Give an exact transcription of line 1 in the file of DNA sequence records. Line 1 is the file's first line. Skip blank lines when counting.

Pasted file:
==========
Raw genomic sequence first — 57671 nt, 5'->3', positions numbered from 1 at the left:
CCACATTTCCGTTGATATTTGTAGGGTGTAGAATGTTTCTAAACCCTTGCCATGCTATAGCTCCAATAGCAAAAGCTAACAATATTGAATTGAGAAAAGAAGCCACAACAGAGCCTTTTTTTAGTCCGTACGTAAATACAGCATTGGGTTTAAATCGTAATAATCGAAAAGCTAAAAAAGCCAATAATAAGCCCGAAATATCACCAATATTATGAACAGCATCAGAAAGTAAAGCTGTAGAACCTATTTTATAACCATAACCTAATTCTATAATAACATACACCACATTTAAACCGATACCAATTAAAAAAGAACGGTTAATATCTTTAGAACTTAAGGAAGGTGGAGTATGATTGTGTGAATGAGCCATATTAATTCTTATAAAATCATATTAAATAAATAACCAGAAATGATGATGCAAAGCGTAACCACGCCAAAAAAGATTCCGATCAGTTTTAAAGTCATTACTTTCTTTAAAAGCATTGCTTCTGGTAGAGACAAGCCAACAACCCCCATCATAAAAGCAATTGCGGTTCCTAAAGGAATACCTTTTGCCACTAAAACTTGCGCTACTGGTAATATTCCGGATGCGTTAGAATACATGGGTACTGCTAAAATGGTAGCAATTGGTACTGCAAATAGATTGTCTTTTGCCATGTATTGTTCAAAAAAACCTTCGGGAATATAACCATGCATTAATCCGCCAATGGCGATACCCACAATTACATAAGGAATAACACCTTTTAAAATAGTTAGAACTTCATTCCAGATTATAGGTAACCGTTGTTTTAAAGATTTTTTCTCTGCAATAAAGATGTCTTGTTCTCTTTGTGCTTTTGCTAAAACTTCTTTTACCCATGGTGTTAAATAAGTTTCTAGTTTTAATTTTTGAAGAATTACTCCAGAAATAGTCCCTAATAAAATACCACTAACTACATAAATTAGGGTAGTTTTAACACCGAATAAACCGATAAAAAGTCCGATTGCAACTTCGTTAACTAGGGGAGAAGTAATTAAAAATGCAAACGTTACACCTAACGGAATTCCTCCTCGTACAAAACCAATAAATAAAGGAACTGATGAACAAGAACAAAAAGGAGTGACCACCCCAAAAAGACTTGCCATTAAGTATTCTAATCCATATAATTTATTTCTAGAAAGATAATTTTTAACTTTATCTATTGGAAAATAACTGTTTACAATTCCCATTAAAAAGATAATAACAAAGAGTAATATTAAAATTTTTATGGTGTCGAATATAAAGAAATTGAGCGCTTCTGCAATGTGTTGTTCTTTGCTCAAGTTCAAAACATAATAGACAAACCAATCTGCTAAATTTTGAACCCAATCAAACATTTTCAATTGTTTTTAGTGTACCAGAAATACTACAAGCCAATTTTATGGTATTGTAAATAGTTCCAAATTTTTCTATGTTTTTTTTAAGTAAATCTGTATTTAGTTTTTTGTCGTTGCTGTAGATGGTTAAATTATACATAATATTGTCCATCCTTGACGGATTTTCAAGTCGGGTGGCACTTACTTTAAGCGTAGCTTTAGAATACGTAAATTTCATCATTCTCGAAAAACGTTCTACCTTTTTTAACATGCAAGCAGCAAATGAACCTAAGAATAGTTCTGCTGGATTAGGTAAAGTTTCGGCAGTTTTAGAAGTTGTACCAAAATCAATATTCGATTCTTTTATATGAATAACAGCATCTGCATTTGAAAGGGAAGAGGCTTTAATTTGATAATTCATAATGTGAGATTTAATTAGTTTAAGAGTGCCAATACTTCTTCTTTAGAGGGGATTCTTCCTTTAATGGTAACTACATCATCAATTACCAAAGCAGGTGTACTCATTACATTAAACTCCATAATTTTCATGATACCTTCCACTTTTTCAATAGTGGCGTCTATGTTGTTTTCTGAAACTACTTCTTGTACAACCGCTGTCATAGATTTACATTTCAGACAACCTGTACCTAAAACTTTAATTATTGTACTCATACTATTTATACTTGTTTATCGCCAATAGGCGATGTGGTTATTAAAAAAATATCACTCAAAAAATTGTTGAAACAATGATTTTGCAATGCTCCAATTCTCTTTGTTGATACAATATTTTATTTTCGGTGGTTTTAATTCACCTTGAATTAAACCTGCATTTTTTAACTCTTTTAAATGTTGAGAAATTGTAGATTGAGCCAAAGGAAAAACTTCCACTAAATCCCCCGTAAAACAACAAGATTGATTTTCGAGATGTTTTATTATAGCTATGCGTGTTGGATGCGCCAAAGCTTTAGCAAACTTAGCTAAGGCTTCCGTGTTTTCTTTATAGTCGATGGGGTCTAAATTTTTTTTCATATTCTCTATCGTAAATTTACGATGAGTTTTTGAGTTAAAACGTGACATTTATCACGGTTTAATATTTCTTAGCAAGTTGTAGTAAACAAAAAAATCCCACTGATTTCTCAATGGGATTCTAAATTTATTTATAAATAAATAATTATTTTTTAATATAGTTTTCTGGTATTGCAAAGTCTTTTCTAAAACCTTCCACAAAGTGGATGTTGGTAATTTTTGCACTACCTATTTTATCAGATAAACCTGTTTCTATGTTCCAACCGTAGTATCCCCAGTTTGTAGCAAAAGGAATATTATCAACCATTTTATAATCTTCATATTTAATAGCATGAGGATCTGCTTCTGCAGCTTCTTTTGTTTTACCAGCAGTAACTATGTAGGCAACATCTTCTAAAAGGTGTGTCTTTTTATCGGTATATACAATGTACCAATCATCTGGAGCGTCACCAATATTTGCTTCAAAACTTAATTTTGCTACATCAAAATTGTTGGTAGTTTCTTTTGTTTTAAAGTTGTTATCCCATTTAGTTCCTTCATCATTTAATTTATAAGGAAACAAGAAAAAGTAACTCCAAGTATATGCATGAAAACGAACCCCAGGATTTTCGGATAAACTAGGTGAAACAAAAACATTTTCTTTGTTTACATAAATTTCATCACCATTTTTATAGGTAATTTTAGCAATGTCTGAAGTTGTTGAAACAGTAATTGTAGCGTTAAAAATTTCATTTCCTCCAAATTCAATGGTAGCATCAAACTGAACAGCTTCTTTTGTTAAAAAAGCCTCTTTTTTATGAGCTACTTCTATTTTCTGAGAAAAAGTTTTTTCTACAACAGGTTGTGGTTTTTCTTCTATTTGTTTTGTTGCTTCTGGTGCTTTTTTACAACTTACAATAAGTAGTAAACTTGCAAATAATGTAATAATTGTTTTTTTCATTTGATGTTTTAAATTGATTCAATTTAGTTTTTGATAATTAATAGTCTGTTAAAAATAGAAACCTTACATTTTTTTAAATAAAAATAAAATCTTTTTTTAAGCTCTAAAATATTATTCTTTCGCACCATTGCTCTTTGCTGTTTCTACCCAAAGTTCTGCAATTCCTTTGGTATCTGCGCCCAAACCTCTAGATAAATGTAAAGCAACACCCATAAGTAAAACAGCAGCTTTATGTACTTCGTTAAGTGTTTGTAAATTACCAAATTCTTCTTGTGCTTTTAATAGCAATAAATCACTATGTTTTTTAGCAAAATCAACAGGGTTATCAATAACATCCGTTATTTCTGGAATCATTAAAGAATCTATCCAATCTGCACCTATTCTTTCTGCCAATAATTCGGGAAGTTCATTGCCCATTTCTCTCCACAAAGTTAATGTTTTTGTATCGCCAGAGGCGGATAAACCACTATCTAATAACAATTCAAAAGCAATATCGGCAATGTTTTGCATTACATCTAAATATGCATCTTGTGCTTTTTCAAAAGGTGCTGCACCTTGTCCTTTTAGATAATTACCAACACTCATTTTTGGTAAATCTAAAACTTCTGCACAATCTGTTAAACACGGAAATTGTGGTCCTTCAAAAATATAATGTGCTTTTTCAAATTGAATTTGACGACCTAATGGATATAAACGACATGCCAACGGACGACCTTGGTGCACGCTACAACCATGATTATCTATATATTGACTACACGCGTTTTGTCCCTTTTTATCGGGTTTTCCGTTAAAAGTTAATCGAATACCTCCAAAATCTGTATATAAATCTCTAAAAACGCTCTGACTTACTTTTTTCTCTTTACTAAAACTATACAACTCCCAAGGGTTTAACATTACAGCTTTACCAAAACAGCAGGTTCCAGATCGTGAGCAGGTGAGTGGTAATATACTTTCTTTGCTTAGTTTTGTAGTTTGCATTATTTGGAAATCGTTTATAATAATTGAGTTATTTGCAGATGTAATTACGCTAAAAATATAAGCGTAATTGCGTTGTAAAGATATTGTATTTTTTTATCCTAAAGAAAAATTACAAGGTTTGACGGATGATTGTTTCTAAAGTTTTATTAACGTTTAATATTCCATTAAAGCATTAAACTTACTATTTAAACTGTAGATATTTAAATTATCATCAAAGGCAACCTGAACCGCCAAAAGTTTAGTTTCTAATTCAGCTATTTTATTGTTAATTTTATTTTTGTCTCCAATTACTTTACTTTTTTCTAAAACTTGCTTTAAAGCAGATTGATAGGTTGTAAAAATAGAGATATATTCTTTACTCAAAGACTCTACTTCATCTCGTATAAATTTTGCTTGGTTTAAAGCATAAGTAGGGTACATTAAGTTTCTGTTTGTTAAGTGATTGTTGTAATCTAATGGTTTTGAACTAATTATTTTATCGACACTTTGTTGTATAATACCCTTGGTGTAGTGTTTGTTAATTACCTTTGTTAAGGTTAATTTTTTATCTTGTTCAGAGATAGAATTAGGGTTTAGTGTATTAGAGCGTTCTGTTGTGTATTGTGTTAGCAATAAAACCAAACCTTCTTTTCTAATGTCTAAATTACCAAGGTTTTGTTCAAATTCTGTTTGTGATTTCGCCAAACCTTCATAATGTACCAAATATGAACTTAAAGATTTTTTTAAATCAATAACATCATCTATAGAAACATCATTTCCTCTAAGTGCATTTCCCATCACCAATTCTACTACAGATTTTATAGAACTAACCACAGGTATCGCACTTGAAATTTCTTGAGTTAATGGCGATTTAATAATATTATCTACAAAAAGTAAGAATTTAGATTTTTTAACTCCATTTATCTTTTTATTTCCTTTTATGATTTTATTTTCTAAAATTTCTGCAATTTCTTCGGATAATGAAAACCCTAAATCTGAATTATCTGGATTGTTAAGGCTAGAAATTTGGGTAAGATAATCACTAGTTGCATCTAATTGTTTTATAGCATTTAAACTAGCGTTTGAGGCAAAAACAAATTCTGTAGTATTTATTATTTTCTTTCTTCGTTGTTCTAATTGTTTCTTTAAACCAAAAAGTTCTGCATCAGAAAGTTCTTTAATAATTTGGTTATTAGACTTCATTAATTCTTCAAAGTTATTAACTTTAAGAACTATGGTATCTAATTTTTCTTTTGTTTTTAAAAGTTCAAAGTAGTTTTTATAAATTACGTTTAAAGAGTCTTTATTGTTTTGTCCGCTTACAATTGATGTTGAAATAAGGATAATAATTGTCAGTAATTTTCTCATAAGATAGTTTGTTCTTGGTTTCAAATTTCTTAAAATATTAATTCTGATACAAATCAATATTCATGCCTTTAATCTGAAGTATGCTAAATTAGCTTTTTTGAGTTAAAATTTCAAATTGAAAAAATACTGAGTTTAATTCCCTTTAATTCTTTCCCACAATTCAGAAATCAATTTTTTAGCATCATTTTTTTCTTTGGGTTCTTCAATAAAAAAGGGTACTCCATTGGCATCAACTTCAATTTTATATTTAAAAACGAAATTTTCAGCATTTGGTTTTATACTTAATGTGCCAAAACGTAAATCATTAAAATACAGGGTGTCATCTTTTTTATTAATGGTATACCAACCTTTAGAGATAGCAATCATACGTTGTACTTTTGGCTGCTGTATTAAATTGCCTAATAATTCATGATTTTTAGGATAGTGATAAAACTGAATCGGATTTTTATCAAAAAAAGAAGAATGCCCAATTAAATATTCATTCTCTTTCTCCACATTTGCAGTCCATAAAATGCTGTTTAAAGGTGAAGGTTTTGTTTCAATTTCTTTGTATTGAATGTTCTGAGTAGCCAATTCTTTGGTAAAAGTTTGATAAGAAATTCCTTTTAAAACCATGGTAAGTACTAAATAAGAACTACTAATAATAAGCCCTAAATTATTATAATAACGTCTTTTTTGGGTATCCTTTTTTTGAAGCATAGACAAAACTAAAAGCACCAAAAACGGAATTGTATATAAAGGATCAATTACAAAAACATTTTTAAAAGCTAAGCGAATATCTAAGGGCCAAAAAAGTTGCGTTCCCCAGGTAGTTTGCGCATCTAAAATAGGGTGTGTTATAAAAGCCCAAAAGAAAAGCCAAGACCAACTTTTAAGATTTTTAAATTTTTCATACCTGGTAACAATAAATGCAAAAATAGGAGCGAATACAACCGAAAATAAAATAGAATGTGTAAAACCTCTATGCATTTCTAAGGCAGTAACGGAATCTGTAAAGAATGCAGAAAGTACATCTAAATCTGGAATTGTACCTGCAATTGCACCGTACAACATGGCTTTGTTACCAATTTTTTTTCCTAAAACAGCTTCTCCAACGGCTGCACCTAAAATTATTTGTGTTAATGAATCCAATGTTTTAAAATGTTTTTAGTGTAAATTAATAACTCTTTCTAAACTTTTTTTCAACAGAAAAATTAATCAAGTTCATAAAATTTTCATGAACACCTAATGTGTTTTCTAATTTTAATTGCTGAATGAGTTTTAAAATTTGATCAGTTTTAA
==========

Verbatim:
Raw genomic sequence first — 57671 nt, 5'->3', positions numbered from 1 at the left: